To celebrate August being C64 Month, we’re writing about a different Commodore 64 game every day! Start from the beginning here!

Zak McKracken introduced me to many weird things – alien telephone operators, Egyptian relics on the moon, and great pieces of art made from bent kitchen knives – but to me it’ll always be the game that introduced me to San Francisco.

Most of the games I played until then were set in some vague locale that I had no intention of ever going to, such as a military war zone, the furthest reaches of space, or a high school. The setting of Zak McKracken was different. Thin, colourful townhouses jutted against tiny eclectic shops that you could walk around with a sense of wonder, and the streets looked like something new was always around the corner.

The city was interesting and alive and so far away from my remote, desolate suburb that hosted one broken payphone, a closed water park and a dilapidated outdoor cinema that just played Brian Brown movies. I had to go there! The game – with its focus on a globe-trotting writer that explored the world in search of a world-saving scoop – pointed me towards becoming a journalist myself, in the hope I could see cool cities like this one.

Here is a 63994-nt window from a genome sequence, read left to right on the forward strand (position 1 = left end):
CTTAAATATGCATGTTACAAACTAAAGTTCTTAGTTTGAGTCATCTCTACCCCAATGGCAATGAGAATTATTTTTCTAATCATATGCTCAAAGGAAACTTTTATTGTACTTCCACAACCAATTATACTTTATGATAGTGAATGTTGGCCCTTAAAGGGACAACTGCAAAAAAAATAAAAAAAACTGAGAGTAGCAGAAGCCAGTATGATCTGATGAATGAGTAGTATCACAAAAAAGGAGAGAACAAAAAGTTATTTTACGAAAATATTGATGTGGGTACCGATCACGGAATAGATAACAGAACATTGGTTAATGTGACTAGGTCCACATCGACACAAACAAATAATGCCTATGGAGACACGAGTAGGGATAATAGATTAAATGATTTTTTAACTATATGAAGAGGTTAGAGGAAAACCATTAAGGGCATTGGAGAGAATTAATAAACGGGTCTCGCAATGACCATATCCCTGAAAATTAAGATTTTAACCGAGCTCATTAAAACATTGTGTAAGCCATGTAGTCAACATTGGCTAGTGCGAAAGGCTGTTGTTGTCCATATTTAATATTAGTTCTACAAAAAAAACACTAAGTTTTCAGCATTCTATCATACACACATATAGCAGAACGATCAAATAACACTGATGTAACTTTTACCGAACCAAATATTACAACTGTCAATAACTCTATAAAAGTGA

Yes, Zak had all the classic ingredients of a good adventure game – solid puzzles, believable characters and enough humour to urge you towards the next plot point – but to me the sense of character that was given to the city made it so memorable.  

I ended up flying off to San Francisco for several work trips, completing a life goal that I had to wait almost 20 years for. Sure, there were no weird aliens trying to take over the world or places I could drop cultural artifacts off at, but the city was just as alive and magical as I always imagined it. I was just bummed I forgot to bring my Groucho Marx mask!

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